Rudolf Nureyev: Dance to Freedom, TV review: Docu-drama keeps a step ahead of the usual cliches

The performances and production values were far superior to the usual examples of the genre

Jeff Robson
Sunday 20 December 2015 16:36
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Break pointe: Artem Ovcharenko recreates Rudolf Nureyev’s most famous performances
Break pointe: Artem Ovcharenko recreates Rudolf Nureyev’s most famous performances

Ballet didn’t loom large in my world when I was growing up. But in the Sixties and Seventies you didn’t have to be an aficionado to know about Rudolf Nureyev.

One of the most famous Russian defectors, well-known enough to be namechecked as “Rudolf Near-Enough” by Morecambe and Wise, he was a symbol of artistic freedom and defiance of state tyranny.

That wasn’t quite the whole story, of course, as this fascinating docu-drama made clear. Nureyev came across as the archetypal temperamental artist, unwilling to be told what to do by anyone. And his sudden escape from his KGB guards at Le Bourget Airport in Paris on 16 June 1961 seemed less a grand ideological statement and more a spontaneous act of defiance from a young man suddenly exposed to the seductive glamour of life in the West.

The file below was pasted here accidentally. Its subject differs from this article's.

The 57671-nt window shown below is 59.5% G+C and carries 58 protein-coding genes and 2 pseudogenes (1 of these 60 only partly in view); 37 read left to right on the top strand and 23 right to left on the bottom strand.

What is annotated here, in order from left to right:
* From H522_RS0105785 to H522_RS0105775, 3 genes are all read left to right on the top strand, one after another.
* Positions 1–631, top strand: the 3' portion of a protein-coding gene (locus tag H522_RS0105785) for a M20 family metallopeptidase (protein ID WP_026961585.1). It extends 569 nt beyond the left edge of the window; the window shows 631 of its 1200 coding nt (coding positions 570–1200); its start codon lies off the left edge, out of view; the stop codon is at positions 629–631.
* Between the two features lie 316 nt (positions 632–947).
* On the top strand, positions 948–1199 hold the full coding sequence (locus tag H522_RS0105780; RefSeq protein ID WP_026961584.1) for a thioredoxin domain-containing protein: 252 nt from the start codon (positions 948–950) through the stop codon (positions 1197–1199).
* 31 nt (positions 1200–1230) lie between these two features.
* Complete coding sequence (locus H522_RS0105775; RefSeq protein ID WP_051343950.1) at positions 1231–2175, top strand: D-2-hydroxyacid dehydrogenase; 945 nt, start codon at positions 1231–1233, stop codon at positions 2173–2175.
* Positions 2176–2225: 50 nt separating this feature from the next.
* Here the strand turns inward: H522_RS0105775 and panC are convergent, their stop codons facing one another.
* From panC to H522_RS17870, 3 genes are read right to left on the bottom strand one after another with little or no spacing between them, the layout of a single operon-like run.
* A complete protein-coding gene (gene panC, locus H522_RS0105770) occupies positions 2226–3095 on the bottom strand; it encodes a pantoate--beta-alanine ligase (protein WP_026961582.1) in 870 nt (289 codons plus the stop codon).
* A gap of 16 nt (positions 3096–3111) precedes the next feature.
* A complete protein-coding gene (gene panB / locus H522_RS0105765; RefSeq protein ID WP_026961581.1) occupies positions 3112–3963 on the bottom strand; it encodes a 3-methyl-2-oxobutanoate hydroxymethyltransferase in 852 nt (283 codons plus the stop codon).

But in detailing the events that led to his defection, the writer/director Richard Curson Smith gave a vivid picture of life under the microscope of Soviet Russia at the height of the Cold War, where cultural figures like “Artist Nureyev” were propaganda tools subjected to even greater discipline and surveillance than the ordinary citizen.

All this, added to the iron traditions of the Kirov Ballet, whose leading lights were constantly exasperated by their mercurial rising star, meant his arrival in Paris on the Kirov’s first major European tour was a life-changing taste of a freewheeling, bohemian world. When the KGB, incensed by his fraternising with the capitalists, tried to recall him just as the company prepared to board a plane for London, the stage was set…

The film spoke to all the key figures in the drama, securing an exclusive interview with Clara Saint, the enigmatic socialite who has previously refused to speak of her relationship with Nureyev. And the performances and production values were far superior to the usual examples of the genre.

Artem Ovcharenko, a dancer with the Bolshoi Ballet, was the image of the young “Rudy”, capturing both his maddening narcissism and endearing charm. And his recreation of the performances that captivated the Paris audiences were a reminder that Nureyev’s high opinion of his talents was well deserved.

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